1. keeping memory form being paged to disk
      2. disabling core dumps.

      The problem with this rule (MEM03-A) is that it is a gateway to a bunch of other rules that talk about various security mechanisms which we have considered out of scope for this project. For example, we don't talk about encryption at all yet.

      1. I didn't mean that we need to delve into the details of the other media.  The main thing I meant was to acknowledge that it's a problem with all media.  Maybe a list ("including but not limited to") of the most common types (such as those mentioned above, plus temp files) would help.  No need to mention whiteboards.  Post-It notes are Right Out.  (big grin)   It could possibly be mentioned that encryption make the data meaningless to other programs, and leave the entire field of encryption as an exercise for the reader.  (wink)

    1. I tried consolidating these and didn't like the result.  It is worthwhile to go into detail on each subject separately rather than merge them into one very long recommendation.

  3. One way to deal with agressive optimization is to use volatile qualification, which a conforming implementation must honor:
    memset((volatile char *)new_secret, '\0', size);

  4. I'm not completely sure the meaning of "regenerative case" in

    Reallocating memory using the realloc() function is a regenerative case of freeing memory.

    Can we rewrite this to the following?

    When reallocating memory using the realloc() function we have the same problem as in freeing memory.

    1. I'm not sure what "regenerative case" means either. (smile) Rewritten.

      1. thanks!  very understandable for me now (-:

        and I separated paragraphs.

  5. At the first Compliant solution the wrong check is not fixed:

    Current version:
    if (size == SIZE_MAX) {
      /* Handle error */
    Must be:
    if (size >= SIZE_MAX) {
      /* Handle error */
    1. SIZE_MAX is the largest value a size_t can hold. Since size is declared as a size_t, there are no values larger than SIZE_MAX that can be stored within the variable, and so == is a correct implementation. Using >= would also be correct, but misleading (and less efficient), since the value could never satisfy the >.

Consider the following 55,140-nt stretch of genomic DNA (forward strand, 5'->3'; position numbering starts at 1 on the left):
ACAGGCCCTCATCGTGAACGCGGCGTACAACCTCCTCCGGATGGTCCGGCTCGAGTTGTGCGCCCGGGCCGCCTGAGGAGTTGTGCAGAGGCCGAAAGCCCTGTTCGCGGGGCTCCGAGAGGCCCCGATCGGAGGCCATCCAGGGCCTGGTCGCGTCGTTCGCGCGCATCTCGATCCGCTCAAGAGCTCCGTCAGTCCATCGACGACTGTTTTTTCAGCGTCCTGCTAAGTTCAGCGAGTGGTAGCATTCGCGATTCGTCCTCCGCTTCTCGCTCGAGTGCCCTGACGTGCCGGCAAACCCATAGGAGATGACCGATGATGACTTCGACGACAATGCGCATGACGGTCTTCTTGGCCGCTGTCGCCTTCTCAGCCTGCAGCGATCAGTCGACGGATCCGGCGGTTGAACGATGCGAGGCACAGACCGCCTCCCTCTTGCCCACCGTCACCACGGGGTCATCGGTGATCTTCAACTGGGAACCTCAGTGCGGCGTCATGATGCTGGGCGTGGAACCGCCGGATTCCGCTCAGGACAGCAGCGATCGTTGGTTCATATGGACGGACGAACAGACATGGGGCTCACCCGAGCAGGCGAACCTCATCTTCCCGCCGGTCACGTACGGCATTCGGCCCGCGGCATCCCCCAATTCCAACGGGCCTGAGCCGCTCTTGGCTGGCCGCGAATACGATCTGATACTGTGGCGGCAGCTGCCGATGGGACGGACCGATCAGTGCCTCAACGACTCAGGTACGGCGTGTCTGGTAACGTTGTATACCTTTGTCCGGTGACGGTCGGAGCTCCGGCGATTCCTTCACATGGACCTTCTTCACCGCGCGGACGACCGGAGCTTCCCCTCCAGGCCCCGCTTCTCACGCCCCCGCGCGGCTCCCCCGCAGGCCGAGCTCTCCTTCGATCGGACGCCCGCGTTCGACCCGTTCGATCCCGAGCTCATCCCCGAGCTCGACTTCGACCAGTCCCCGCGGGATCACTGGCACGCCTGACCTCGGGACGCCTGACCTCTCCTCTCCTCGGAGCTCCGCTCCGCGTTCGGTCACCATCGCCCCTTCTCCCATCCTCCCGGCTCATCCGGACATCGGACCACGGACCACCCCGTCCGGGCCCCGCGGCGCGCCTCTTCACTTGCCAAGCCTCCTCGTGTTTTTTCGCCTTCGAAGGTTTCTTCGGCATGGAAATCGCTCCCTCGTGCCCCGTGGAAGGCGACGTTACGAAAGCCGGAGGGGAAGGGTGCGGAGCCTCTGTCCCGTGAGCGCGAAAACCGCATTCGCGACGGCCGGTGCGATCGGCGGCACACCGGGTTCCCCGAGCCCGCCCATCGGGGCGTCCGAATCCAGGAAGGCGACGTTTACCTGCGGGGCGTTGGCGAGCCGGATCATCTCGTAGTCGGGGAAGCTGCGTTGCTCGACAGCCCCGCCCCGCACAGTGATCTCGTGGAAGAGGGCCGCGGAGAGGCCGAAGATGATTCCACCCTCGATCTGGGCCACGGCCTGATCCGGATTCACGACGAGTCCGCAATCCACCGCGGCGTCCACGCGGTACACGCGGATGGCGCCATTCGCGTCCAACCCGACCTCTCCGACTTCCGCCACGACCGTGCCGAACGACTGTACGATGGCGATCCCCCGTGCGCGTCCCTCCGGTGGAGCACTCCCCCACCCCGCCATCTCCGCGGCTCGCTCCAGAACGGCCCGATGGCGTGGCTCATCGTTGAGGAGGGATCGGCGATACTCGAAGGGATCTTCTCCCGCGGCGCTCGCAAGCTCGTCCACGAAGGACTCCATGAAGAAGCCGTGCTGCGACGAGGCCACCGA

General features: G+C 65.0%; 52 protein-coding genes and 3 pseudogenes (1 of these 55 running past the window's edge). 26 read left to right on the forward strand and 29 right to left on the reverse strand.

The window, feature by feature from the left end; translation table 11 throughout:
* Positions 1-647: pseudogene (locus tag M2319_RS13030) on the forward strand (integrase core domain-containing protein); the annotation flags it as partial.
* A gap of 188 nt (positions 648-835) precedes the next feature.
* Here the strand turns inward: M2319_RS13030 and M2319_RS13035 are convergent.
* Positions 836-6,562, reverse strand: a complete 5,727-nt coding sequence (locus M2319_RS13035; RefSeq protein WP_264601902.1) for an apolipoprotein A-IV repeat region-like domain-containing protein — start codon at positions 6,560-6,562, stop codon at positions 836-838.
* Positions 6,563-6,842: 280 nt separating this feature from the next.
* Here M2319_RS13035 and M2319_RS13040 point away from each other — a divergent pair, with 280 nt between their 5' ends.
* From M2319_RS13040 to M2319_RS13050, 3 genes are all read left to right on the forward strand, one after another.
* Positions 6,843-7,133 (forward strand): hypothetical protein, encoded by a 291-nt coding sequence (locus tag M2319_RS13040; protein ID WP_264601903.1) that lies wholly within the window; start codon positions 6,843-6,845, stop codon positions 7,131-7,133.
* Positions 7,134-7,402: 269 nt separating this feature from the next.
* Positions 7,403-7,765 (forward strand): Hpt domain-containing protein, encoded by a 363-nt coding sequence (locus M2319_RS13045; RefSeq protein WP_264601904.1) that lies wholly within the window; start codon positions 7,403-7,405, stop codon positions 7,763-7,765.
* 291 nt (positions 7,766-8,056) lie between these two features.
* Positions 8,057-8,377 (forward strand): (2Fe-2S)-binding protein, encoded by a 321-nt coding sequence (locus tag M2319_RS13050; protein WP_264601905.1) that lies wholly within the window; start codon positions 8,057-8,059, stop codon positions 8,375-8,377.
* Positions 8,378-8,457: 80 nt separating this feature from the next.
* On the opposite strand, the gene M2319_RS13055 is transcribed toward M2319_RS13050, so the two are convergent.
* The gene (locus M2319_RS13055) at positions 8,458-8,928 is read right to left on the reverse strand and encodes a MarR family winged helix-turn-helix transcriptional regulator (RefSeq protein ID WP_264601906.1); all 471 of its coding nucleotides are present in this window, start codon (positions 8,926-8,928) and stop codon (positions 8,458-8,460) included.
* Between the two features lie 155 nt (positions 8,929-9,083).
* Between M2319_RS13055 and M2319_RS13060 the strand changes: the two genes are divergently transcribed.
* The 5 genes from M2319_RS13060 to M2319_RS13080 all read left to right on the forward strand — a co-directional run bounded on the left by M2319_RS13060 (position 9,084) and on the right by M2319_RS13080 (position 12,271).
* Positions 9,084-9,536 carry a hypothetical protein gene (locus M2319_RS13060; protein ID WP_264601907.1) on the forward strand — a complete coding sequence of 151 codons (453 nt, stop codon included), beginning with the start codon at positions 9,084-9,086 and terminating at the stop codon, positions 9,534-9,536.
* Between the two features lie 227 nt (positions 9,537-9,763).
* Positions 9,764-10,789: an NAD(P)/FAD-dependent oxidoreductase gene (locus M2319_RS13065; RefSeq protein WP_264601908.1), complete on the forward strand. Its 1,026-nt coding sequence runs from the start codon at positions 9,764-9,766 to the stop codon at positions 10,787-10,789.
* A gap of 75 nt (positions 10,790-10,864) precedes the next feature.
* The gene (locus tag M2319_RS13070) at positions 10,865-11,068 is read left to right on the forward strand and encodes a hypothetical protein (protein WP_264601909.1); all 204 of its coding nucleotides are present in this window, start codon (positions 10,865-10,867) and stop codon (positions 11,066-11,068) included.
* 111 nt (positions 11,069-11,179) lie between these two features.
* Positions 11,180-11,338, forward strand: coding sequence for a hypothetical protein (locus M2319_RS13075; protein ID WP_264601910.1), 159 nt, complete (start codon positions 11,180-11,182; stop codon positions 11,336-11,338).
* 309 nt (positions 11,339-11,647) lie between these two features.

1. If SIZE_MAX is the largest value a size_t can hold then it will be hard (impossible) to allocate this chunk of memory. (smile)

        1. size_t may be 16-bit.  You can imagine a segmented architecture where no object may be larger than 65535 bytes, and thus defining SIZE_MAX to 65535 is correct.  This would be permitted by the C11 standard.  However, I still don't think the example is correct; strlen is not guaranteed to return SIZE_MAX on an object which does not contain a zero byte, and in any case, there's nothing wrong with having a 65535-byte long secret.  What the author is trying to guard against is integer overflow in the next line where they do size + 1, which would overflow to 0; they would call malloc(0) and then write to ... well, it's not specified by C11 what malloc returns if you ask it to allocate 0 bytes.  So it might allocate a full 64k segment, but more likely it would return NULL or it might return a non-NULL-value-which-isn't-valid, or it might return a pointer to the minimum-size-object that malloc supports (typically 1-8 bytes).  All of the last three would lead to bad behaviour, either crashes or heap corruption.

          I would avoid this problem altogether in the example and define a SECRET_MAX.  I would also use strnlen, which I know isn't in C11, but is defined by POSIX-2008 and implemented by all good vendors (one can define one's own strnlen() in terms of memchr() if one is afflicted by having a poor vendor).

          1. Matthew's analysis is correct. However, the whole discussion of string lengths and malloc(0) is tangential to this recommendation. See MEM04-C. Beware of zero-length allocations and INT30-C. Ensure that unsigned integer operations do not wrap for more relavent details. So I recoded both the code examples to use a SECRET_MAX limit, as Matthew suggested.